Saturday, October 20, 2018
  • share this
Emil Amok!

In Virginia Beach, a Filipino loss on Election Day

/ 01:19 AM November 10, 2017

Virginia House of Delegates four-termer Ron Villanueva lost to Filipino-Am Democrat Kelly Fowler. WIKIPEDIA

While the nation in general heralded what I call the “Trumpudiation” of hateful divisive politics, there was one race that all Filipinos should note.

It was downstate in Virginia, not the top race for governor, which was won by a Democratic.


No, this was the race in Navy and Filipino American stronghold Virginia Beach, a state delegate race between incumbent Ron Villanueva and Kelly Convirs-Fowler.

Villanueva is a Republican, as are many Filipinos in that area.  Convirs-Fowler said she’s part Filipino and is a Democrat.


“She claims to be 1/4 Filipino,” a friend who lives in the area told me. “But no one knows her or her family.”

The person I talked to was a Democrat, who this week was happy to vote for the Republican Filipino.

While race has been used by politician Trump to divide the electorate and fill the rhetoric with hate, race can also be used as a unifying factor.

In other words, race does have the power to trump Trumpy politics.

When one sees a Filipino face, there is a tendency to vote for the person who looks like you. You like them. You trust them. They get your vote. Especially if you find people who actually are brave enough to stand up, speak out and run for office.

“Ron is Filipino,” said my friend in Virginia Beach. “Despite being a Republican, he has always been involved in our Filipino American community. He has always put our community first before politics. Fowler, on the other hand, has never been involved in our community. She has done nothing and announced her ‘Filipino-ness’ a few months ago to push her agenda. Will give her the benefit of the doubt, but for now, we lost a great political asset in Ron.”

You can’t always assume an Asian American or a Filipino American is a Democrat, or thinks like you.  In fact, most Asian American surveys point out how conservative Filipinos are.


And yet does being a Democrat or Republican even matter if race can get beyond ideology and build a sense of partisanship based on community and what it needs?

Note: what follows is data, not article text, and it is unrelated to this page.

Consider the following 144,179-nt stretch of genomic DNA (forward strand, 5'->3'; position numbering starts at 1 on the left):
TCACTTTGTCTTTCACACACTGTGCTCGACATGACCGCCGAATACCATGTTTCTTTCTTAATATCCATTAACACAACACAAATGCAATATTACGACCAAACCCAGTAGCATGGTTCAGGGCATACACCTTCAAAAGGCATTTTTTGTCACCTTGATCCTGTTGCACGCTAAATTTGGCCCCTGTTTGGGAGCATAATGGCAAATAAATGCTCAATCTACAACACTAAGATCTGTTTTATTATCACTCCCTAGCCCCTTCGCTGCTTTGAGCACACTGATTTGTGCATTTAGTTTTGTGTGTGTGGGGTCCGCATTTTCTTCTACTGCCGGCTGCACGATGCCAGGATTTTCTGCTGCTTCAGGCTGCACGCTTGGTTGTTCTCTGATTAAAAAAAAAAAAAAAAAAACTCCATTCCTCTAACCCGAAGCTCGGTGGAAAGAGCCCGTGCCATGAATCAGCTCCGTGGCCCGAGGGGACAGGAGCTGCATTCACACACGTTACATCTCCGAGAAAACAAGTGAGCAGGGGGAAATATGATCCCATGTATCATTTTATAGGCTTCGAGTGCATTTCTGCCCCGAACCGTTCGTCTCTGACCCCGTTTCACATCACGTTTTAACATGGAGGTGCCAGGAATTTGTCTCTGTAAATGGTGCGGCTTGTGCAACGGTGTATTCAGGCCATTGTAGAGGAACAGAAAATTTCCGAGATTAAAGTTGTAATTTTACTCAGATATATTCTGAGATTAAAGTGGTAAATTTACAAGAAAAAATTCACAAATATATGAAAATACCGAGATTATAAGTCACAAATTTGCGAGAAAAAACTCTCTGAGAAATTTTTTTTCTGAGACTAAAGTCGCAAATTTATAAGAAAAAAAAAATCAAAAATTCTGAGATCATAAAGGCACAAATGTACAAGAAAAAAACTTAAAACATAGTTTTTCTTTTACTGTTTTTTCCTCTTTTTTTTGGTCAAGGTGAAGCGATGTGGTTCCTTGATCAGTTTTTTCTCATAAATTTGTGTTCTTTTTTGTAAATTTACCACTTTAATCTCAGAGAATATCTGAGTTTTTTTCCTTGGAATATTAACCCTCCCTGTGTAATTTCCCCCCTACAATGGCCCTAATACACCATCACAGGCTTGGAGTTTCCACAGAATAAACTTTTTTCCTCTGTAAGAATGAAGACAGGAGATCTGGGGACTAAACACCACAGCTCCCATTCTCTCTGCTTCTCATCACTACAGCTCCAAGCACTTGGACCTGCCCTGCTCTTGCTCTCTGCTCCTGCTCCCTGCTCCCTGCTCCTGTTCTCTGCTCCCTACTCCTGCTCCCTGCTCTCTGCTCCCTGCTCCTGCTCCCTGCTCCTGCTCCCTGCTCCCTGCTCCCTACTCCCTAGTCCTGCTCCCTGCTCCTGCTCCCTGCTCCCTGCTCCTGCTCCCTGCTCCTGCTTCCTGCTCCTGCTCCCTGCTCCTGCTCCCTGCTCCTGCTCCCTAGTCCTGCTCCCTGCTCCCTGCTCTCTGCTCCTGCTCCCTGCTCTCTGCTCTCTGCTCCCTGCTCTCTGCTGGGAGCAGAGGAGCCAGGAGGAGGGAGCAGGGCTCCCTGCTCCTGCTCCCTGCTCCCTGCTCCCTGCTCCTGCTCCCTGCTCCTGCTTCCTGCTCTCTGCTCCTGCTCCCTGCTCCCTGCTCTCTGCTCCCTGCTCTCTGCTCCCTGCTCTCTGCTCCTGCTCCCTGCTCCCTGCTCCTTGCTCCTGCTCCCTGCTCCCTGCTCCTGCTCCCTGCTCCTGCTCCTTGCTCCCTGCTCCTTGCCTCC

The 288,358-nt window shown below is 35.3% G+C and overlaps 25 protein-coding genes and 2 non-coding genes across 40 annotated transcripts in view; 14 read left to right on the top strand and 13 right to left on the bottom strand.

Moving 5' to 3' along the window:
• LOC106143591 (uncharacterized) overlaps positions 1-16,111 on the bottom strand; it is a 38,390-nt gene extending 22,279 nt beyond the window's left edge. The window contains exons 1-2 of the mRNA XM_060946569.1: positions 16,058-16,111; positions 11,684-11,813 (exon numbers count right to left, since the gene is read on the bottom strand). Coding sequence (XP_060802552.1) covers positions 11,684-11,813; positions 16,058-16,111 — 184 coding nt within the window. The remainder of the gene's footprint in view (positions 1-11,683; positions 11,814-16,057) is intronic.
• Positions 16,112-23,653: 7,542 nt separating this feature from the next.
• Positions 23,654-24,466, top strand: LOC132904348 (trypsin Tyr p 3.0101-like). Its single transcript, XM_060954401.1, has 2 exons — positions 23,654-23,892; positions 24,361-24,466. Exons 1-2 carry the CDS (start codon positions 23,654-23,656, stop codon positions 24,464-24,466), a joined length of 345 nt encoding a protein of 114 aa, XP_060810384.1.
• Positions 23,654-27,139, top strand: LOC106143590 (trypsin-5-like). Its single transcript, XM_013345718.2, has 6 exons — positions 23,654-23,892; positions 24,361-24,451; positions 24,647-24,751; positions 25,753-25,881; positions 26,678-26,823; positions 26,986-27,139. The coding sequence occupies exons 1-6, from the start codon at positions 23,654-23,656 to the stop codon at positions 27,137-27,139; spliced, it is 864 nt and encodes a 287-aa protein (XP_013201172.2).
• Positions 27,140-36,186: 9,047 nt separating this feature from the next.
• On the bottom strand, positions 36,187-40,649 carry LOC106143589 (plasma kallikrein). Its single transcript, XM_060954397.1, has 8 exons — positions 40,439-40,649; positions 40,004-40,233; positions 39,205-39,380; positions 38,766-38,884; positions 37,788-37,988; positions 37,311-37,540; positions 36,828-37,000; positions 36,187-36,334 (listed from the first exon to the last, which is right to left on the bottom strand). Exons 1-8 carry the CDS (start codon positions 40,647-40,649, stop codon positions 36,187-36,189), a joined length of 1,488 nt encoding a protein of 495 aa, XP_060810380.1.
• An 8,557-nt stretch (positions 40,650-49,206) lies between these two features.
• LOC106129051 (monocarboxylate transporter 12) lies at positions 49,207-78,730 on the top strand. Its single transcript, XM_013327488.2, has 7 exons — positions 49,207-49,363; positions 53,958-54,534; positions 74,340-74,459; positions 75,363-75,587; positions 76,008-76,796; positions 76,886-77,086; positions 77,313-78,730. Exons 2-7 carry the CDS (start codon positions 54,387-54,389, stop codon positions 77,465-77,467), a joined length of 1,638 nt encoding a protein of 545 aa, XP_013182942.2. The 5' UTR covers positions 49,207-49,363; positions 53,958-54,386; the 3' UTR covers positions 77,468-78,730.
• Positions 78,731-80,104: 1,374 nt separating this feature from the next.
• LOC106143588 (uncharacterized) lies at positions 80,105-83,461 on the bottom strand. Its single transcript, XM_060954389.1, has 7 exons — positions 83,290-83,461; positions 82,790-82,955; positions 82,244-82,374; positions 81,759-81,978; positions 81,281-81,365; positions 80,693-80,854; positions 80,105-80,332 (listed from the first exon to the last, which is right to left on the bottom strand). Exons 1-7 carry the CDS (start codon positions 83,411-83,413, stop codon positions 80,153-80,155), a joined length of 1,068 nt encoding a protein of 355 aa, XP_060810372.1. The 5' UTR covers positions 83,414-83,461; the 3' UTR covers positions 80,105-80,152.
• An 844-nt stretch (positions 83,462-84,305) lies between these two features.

Democrat political novice Kelly Fowler defeated fellow Filipino-Am Ron Villanueva, a Republican. VOTESMART

That was good enough for some Democrats I know in the minority in Virginia Beach to back Republican Villanueva.

But Villanueva had some problems in this campaign with stories tying him to a corrupt defense contractor. And then there was the overall Trumpudiation he had to overcome. The Democratic wave that emerged on Tuesday just seemed like it was going to wipe out most Republicans.

It did.

It’s left my friend wondering where this all leaves the Filipinos of all political stripes in Virginia.

Mostly without a go-to person. And without a real direction.

“Race does trump politics,” my friend insisted. “Politicians here feel our community is very powerful and can sway a candidate’s outcome. Since Ron lost, the illusion of the Filipino vote is now lost, i.e., the Filipino community is not as powerful politically as politicians thought.”

Don’t get me wrong. I feel the Trumpudiation, in general, is ultimately a good thing for Asian America and Filipino Americans.

But it must be noted that not everyone in Virginia is cheering. There was at least one Filipino American casualty—Ron Villanueva.

“Ron has served our community, our city and our state as a Filipino American for nine years,” said my friend, who admitted he often disagreed with Villanueva, but then they could always find common ground.  “He would say, ‘What do you call the only other Filipino you see at a Republican or Democrat gathering?”

He paused.


One more weekend of “Amok Monologues: NPR, Harvard and more” at the Charm City Fringe Festival in Baltimore. Get your tickets here.

And check out the podcast, Emil Amok’s Takeout available on iTunes and Stitcher.

Read Next
Don't miss out on the latest news and information.
View comments

Subscribe to INQUIRER PLUS to get access to The Philippine Daily Inquirer & other 70+ titles, share up to 5 gadgets, listen to the news, download as early as 4am & share articles on social media. Call 896 6000.

For feedback, complaints, or inquiries, contact us.

© Copyright 1997-2018 | All Rights Reserved

We use cookies to ensure you get the best experience on our website. By continuing, you are agreeing to our use of cookies. To find out more, please click this link.